A big decrease in the incarceration rate of Black adults may lead to parity in the near future.
Historically, Indigenous and Black folks have been turned against each other by colonizers and enslavers. Now, communities are learning from one another and finding solidarity in efforts to reclaim stolen lands.
Organizers are tackling climate displacement from all angles—advocating for climate-displaced people, providing them with resources, and making their communities more climate-resilient.
Colonization, through genocide, land theft, and the imposition of private property, has dispossessed Indigenous and Black peoples of their homelands across the continents for generations.
Attorney Sia Henry shares a wrenching personal experience highlighting the challenges of operating in world where prison abolition is not yet a reality.
Achieving disability rights paves the way for greater equity and inclusion.
To address the problems of our “surprisingly impoverished democracy” in the midterm elections, Liz Theoharis argues that policymakers would have to take seriously the realities of tens of millions of poor and low-income people.
“The Future Is Disabled” by Leah Lakshmi Piepzna-Samarasinha moves much-needed conversations on disability and mutual aid into the spotlight while pushing readers to confront their preconceived ideas about who belongs in the future.
Their success is changing the perception of Aboriginal communities from “fish thieves” to leaders in regional development.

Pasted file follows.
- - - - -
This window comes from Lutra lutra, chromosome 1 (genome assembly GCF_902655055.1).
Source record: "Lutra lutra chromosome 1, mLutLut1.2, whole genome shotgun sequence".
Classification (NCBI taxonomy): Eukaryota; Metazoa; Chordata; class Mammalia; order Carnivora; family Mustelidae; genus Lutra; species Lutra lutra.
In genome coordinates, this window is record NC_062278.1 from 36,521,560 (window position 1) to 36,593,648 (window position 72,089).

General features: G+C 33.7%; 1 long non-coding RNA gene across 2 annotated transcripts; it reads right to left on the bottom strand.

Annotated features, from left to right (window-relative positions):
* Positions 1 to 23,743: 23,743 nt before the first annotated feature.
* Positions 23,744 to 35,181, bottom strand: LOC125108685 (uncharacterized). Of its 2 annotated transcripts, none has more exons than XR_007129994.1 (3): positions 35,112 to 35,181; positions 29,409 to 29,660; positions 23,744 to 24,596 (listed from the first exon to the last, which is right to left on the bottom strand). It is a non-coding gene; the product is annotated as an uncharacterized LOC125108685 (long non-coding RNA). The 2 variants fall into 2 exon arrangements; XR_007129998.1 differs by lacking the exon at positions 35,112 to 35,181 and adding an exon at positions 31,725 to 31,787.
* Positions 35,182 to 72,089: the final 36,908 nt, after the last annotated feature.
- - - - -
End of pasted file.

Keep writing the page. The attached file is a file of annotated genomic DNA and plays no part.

By centering feminism on gender alone and conveniently sidelining the impact of whiteness, class, culture, imperialism, and religion on gender parity, white women have co-opted the feminist space. It’s time to change this.
Inspiring stories about our past can open portals to the world that awaits us and help us dream what a world with reparations looks like.
Insecurity and powerlessness are the norm for immigrants navigating the U.S.’s immigration system—even when they are married to a U.S. citizen.
Florida Gov. Ron DeSantis sent nearly 50 migrants from Texas to Martha’s Vineyard with no warning. Instead of being shunned, the migrants were welcomed and supported.
Thanks to digitization, a fragile Tlingit ceremonial garment is once again teaching traditional weaving techniques.
How the queen and her reign is remembered depends on where the remembering is taking place—and by whom.